The "kill problems, don't wound them" idea reminds me of the idea in programming to make invalid states unrepresentable. It's not always possible to redesign problems away entirely, but if it is possible, it is a good thing to do.

Absolutely. A common approach to programming bugs is to try and educate programmers to not make particular mistakes. A more effective approach is to redesign the language so those mistakes are impossible.

For example, the JSF C++ guidelines say not to use 'l' suffixes on numeric literals, because they look like a 1. D simply makes the 'l' suffix illegal, use 'L' instead.

A common approach to programming bugs is to try and educate programmers to not make particular mistakes. A more effective approach is to redesign the language so those mistakes are impossible.

Exactly. That's why I'm bothered by Rust being almost protected against memory errors, and Go being almost protected against race conditions. Even if you give up some performance, it's a big win to eliminate entire classes of errors.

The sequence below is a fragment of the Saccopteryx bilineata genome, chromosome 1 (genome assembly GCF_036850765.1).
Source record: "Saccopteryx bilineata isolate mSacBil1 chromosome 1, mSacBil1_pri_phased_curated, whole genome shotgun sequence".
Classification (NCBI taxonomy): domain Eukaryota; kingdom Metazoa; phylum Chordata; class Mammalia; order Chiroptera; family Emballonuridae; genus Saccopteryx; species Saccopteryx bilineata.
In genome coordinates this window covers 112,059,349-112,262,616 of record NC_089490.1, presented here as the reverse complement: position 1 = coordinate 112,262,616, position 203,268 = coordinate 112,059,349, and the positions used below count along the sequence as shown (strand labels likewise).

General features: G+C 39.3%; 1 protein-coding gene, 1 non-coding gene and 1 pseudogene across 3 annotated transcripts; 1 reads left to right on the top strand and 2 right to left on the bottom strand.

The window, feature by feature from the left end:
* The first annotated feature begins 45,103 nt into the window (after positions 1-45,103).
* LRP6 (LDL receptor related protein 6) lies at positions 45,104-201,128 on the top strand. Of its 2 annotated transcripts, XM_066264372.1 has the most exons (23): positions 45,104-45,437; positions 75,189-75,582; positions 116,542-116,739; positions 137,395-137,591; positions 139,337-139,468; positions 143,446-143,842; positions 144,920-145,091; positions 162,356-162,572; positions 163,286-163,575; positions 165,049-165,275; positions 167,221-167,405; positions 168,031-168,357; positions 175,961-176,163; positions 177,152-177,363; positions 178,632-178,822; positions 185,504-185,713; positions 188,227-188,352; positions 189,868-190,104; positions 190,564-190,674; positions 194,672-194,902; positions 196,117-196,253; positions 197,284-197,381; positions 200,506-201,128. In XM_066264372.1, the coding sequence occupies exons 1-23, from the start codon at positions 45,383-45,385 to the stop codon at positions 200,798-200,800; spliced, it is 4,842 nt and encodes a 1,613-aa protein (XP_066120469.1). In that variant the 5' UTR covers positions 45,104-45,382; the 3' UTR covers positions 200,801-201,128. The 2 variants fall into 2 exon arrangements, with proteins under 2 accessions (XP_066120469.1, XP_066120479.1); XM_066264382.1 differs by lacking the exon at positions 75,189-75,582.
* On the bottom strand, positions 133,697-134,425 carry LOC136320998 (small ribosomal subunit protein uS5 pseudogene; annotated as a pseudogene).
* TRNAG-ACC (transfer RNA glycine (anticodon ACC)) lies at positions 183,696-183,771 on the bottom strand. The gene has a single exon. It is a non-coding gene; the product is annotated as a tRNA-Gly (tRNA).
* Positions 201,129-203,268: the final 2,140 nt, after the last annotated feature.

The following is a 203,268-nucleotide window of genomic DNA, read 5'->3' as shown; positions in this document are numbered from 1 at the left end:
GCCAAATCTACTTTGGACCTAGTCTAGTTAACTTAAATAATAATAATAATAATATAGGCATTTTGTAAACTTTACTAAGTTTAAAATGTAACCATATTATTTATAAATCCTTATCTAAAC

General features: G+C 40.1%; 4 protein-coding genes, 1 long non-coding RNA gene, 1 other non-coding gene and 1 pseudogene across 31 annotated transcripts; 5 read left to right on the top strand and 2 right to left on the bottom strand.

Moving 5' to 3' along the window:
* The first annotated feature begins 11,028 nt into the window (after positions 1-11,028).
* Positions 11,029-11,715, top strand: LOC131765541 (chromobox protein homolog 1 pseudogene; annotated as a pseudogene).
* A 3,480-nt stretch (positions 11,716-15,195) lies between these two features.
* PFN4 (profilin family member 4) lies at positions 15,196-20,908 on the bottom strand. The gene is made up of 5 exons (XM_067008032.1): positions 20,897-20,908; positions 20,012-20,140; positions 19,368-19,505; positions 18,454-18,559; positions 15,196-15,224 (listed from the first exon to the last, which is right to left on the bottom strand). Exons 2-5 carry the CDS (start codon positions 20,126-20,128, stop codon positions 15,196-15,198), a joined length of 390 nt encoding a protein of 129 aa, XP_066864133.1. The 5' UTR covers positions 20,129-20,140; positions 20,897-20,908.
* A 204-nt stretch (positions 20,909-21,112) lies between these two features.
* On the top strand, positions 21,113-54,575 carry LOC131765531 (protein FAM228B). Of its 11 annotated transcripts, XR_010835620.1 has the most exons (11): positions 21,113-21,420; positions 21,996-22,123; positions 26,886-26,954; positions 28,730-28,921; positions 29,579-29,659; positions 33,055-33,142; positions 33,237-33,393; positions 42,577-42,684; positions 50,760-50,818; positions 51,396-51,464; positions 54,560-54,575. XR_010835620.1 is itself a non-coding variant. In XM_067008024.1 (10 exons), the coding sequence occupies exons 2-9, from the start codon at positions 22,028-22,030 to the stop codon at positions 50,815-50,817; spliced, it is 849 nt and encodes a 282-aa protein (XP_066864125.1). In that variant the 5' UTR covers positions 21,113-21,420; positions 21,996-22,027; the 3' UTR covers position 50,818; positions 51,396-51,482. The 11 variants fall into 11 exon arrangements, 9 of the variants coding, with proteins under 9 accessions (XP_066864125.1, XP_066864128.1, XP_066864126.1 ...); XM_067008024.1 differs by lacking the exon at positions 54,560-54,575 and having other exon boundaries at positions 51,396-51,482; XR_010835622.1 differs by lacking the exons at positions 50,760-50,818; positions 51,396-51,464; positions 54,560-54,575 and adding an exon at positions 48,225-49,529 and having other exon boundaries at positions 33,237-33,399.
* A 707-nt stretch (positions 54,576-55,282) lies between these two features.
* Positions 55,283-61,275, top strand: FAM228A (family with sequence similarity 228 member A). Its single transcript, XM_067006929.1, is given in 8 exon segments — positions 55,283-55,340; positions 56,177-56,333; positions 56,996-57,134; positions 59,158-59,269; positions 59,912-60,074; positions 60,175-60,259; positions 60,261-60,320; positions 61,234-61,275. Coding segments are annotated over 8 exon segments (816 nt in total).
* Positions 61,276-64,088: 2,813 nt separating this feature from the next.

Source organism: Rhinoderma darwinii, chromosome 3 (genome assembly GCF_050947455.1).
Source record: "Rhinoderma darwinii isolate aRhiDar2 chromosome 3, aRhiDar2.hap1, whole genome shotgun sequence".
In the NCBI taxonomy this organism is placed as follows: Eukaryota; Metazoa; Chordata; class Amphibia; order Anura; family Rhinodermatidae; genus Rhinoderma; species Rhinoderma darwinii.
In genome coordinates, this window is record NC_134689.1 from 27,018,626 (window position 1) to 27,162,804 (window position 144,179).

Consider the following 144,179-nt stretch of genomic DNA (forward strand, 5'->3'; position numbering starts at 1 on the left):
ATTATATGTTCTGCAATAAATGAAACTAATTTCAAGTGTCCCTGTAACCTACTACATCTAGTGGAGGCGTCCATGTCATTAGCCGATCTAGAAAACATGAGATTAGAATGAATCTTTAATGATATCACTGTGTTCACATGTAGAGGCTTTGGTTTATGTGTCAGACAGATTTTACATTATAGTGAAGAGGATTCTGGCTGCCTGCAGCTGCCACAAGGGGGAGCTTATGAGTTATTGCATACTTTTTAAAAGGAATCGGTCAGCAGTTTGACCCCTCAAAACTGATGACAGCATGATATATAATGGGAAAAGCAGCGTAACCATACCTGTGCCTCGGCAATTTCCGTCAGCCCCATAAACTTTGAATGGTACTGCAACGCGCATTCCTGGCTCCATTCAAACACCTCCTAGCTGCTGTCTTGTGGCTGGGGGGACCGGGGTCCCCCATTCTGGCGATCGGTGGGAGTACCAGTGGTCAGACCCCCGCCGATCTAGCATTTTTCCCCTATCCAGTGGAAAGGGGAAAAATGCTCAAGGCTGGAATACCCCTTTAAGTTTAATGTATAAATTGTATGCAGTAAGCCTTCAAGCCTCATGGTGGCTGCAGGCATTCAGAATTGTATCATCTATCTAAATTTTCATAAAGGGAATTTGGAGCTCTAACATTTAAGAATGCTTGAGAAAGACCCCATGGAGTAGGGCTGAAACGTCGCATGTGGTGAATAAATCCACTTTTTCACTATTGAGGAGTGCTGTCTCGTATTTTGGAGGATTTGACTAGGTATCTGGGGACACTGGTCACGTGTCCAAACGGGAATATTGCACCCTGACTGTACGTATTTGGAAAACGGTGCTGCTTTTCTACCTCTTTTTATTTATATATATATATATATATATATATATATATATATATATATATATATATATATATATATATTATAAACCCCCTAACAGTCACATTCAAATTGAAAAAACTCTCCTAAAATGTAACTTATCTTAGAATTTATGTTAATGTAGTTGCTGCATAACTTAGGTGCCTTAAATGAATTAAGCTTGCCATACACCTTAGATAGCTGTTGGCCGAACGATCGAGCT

(Still, both are way ahead of C/C++ in this area. So far, I don't think there's been a CERT advisory for a Go program. Rust is too new to be attacked yet.)

It has been (7) days since the last CERT security advisory for a buffer overflow in a C/C++ program.

Rust fully protects against memory errors (and data races, for that matter).

Having "unsafe" is necessary for making useful software and, in fact, it is also present in most other safe languages: Python, Java, Haskell, etc.